>
> Personally I use Linux based firewalls for many of my sites purely because
> the clients in question want deep packet inspection (aka OSI layer 7
> filtering) done on the network traffic.
>    But that said they are always the second skin firewalls, sitting behind
> PF firewalls, filtering outbound traffic while the OpenBSD/FreeBSD boxen
> filter inbound traffic.
>
> Thats just my 5c worth and I've always been of the opinion that at least
> two
> different skins of firewalls should be deployed, build ontop of different
> technologies.
>    Makes life a lot harder for whomever you want to keep out.
>
>
>
>
> "Opportunity is most often missed by people because it is dressed in
> overalls and looks like work."
>    Thomas Alva Edison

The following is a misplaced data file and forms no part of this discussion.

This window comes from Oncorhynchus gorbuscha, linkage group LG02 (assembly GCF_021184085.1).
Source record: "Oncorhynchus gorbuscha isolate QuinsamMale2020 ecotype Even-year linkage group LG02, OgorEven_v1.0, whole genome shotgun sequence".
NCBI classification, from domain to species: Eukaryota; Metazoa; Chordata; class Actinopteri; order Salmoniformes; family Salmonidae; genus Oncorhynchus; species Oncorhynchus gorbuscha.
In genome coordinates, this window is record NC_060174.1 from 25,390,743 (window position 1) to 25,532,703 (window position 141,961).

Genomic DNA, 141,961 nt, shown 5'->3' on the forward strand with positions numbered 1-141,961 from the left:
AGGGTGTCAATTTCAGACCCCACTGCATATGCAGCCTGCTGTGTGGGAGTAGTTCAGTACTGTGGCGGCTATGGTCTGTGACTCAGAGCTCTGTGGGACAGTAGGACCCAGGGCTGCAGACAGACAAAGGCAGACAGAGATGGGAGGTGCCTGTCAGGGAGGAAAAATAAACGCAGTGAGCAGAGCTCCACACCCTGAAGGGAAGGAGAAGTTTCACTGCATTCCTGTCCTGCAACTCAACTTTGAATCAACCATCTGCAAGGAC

>    Inventor of 1093 patents, including:
>        The light bulb, phonogram and motion pictures.
>
>
>
> On Wed, Sep 22, 2010 at 9:29 PM, Rikky Taylor <[hidden email]
> >wrote:
>
> > I was after some general advice. I need to setup a routing firewall with
> 3
> > interfaces, moderate traffic and a fair amount of NAT'ing in the rules.
> >
> >
> >
> > Given identical modern server hardware would I expect a performance
> > difference
> > between an OpenBSD/PF setup and a Linux/IPTables one?
> >
> >
> >
> > Rikky

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Re: Linux or OpenBSD

Ross Cameron-3
Indeed, I never said that you CANT do it on OpenBSD,... I just mentioned how
I do it...

That said though the snort+PF combo though is two tools to do the job where
I only need on in the wee Linux distro that I (roll myself) use for
firewalls.




"Opportunity is most often missed by people because it is dressed in
overalls and looks like work."
    Thomas Alva Edison
    Inventor of 1093 patents, including:
        The light bulb, phonogram and motion pictures.